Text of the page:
The substantial gains made by the ruling UK Conservative Party in the general election on 12 December 2019 mean that, barring the unexpected, the UK will leave the EU on 31 January 2020.
The Conservative government now has sufficient majority to drive parliamentary approval of the draft withdrawal agreement renegotiated with the EU by UK Prime Minister Boris Johnson in October 2019. Mr Johnson campaigned in the run-up to the election for a mandate to “get Brexit done”.
Getting Brexit done is, however, only the first step in the process of redefining the UK’s new relationship with the EU. The next, and arguably far more complex, step is negotiation of a long-term, detailed free trade agreement. The draft withdrawal agreement provides for an 11-month transition period, to allow the UK and EU to adjust to their new relationship, and the government stated in its election manifesto that it would not consider asking the EU for an extension beyond 31 December 2020. This is a very short time within which to settle the terms of the future EU/UK relationship.
Trade agreements between the EU and other countries have taken years to finalise. On the other hand, the circumstances here are unique and may deliver a faster outcome. First, an outline of the future relationship has already been agreed, in the short political declaration that accompanied the renegotiated draft withdrawal agreement in October 2019. The matters addressed in the declaration include tariff-free and quota-free trade, access to the EU markets for services and co-operation in key areas such as defence. Second, the UK has been a member of the EU for over 45 years, and its rules and regulations are already harmonised with those of the other 27 EU Member States. However, the government vision for the UK as a non-EU member indicates an intention to diverge from EU laws, and the brevity of the declaration and resultant lack of detail mean that much has been left to negotiation.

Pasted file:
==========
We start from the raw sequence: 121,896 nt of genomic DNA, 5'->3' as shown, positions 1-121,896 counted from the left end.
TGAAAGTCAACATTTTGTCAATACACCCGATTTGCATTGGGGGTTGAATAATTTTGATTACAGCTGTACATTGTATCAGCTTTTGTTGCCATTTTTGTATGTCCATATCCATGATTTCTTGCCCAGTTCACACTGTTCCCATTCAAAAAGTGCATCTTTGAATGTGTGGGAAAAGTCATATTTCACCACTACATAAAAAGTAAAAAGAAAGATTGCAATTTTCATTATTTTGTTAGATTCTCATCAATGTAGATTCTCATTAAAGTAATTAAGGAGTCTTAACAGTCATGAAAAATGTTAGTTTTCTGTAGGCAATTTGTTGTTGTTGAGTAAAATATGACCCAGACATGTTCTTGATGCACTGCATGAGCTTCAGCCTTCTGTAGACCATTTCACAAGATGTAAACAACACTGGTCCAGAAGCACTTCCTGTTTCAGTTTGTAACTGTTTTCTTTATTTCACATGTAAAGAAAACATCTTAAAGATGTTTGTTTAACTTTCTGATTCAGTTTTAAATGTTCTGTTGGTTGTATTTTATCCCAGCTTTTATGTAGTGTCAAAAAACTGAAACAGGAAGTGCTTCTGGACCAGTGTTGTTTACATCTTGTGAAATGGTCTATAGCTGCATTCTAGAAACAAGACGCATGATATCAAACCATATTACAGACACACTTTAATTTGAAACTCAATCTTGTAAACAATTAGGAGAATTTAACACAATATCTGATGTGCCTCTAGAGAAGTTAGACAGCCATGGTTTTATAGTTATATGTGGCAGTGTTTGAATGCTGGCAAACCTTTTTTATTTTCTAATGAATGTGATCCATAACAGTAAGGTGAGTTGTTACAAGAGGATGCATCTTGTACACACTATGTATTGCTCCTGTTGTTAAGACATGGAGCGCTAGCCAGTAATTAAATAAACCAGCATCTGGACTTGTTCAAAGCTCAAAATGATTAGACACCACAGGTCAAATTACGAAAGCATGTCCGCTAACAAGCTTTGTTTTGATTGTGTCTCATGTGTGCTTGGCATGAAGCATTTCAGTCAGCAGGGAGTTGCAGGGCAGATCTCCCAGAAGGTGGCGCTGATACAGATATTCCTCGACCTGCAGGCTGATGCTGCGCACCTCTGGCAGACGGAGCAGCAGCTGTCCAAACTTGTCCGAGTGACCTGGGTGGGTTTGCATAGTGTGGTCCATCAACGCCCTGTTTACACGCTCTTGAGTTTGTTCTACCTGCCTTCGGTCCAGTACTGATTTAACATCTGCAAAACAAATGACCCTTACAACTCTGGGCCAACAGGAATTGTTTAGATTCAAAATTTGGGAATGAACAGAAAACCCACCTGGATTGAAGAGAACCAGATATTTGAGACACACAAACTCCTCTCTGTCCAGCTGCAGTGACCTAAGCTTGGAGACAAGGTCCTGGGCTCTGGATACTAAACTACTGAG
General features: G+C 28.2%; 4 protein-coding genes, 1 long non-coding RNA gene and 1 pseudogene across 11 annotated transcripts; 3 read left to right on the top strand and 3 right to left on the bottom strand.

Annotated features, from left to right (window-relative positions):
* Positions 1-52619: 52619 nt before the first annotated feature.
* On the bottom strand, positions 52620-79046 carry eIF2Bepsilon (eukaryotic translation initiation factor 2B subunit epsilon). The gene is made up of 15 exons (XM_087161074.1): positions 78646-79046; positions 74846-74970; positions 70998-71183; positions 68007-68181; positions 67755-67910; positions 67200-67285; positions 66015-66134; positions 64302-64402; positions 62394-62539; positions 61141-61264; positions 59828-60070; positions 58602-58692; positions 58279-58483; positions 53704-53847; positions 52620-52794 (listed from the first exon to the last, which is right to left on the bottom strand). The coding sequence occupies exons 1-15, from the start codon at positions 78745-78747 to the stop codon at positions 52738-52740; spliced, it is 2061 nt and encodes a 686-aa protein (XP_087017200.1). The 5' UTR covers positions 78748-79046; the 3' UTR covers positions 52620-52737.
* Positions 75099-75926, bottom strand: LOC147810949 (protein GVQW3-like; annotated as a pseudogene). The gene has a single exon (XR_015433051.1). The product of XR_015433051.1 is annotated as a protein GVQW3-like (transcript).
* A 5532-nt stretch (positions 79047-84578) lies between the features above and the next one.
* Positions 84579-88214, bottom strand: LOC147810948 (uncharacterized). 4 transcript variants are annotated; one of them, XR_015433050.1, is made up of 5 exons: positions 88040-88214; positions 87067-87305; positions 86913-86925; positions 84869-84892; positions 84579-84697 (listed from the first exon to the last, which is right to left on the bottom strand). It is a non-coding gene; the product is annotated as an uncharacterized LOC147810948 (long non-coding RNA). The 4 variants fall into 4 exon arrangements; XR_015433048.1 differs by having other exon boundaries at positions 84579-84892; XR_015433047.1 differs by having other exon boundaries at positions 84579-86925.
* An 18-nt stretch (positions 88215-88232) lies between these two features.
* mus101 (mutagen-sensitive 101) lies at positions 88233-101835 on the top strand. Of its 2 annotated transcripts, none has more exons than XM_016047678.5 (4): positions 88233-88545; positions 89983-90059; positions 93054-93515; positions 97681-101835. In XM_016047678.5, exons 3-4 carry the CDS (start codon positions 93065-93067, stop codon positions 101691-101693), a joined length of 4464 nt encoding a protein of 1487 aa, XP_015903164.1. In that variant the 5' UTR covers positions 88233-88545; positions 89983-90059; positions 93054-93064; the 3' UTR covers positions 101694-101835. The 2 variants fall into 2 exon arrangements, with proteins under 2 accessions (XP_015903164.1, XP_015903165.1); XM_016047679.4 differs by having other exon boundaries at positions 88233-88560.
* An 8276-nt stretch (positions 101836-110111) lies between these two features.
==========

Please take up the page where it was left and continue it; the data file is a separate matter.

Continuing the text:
The election result puts an end to over three years’ uncertainty whether Brexit would in fact happen. In practice, not much will change on 31 January 2020, as EU rules will continue to apply in the UK and to UK businesses during the transition period. The major change will take effect only when the transition period ends.
The focus now will be on the nature of this change and the extent to which the parties agree or are willing to compromise on future trade and co-operation terms. If compromise is not possible, and no agreement is reached by 31 December 2020, a no-deal Brexit remains a risk. Reliance on WTO terms remains an alternative, although it is not straightforward and may have been made less so by the United States’ refusal to reappoint a US judge to the WTO appeals panel, impairing final resolution of WTO disputes.
In the meantime, preparation for Brexit has never been more important for businesses in both the EU and the UK.